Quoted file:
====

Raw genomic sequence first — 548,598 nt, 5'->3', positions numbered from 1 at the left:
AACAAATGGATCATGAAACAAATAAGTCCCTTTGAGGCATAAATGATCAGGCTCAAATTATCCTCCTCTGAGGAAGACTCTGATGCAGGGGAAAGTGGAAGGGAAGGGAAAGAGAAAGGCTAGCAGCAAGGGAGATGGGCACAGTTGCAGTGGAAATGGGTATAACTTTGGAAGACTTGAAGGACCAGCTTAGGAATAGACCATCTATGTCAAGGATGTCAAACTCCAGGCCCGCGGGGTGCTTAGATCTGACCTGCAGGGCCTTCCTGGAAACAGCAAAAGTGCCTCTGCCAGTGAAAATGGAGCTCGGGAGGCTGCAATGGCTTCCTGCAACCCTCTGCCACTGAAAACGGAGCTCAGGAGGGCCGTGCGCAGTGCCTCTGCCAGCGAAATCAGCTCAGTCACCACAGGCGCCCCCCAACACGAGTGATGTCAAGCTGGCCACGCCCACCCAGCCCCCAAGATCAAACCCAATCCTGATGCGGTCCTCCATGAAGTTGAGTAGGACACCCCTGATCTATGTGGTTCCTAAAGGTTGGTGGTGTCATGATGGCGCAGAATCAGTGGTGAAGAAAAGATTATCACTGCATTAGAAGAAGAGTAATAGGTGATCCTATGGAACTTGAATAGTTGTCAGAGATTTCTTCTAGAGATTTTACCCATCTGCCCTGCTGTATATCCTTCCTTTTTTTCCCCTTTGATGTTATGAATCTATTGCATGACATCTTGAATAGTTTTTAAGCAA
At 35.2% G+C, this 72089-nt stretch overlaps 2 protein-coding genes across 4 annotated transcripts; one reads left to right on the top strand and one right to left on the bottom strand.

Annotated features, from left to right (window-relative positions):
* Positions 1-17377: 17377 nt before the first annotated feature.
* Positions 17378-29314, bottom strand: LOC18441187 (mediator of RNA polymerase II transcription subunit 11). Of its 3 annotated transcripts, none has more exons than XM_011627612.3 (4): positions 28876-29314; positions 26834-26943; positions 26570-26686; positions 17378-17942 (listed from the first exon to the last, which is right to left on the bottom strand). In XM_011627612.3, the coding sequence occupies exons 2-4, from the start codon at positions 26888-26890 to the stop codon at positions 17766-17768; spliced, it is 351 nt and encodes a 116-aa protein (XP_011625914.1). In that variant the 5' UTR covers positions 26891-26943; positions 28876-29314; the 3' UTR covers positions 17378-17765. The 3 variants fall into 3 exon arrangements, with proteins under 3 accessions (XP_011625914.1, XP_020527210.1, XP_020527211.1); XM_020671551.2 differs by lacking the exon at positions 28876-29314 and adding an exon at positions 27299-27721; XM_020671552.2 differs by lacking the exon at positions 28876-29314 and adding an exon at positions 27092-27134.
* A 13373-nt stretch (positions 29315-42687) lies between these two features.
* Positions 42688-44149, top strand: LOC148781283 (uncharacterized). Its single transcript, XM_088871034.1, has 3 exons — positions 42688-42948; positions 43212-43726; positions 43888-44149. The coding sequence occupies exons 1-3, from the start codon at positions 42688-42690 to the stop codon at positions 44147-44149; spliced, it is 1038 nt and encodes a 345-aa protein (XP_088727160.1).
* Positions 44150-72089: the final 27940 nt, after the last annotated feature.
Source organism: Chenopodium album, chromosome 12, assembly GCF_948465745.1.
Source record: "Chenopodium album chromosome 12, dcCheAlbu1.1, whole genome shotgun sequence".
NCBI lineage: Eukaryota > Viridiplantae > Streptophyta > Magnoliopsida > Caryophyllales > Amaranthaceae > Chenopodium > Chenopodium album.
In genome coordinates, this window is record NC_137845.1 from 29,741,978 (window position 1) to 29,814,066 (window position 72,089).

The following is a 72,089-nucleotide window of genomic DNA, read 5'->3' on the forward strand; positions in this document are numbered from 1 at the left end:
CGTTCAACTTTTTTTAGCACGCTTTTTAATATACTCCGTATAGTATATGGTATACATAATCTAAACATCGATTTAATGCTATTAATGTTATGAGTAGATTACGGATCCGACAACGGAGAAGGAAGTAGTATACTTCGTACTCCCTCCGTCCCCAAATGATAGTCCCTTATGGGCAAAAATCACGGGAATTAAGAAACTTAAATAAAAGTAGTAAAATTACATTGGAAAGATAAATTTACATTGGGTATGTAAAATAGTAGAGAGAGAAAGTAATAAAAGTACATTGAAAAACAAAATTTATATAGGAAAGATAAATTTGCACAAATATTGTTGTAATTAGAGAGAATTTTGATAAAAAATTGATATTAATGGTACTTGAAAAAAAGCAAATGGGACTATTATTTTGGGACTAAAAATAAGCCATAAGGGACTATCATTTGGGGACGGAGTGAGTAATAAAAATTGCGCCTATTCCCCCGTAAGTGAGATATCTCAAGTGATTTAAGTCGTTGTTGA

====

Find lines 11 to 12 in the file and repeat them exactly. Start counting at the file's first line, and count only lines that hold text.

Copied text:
Source record: "Chenopodium album chromosome 12, dcCheAlbu1.1, whole genome shotgun sequence".
NCBI lineage: Eukaryota > Viridiplantae > Streptophyta > Magnoliopsida > Caryophyllales > Amaranthaceae > Chenopodium > Chenopodium album.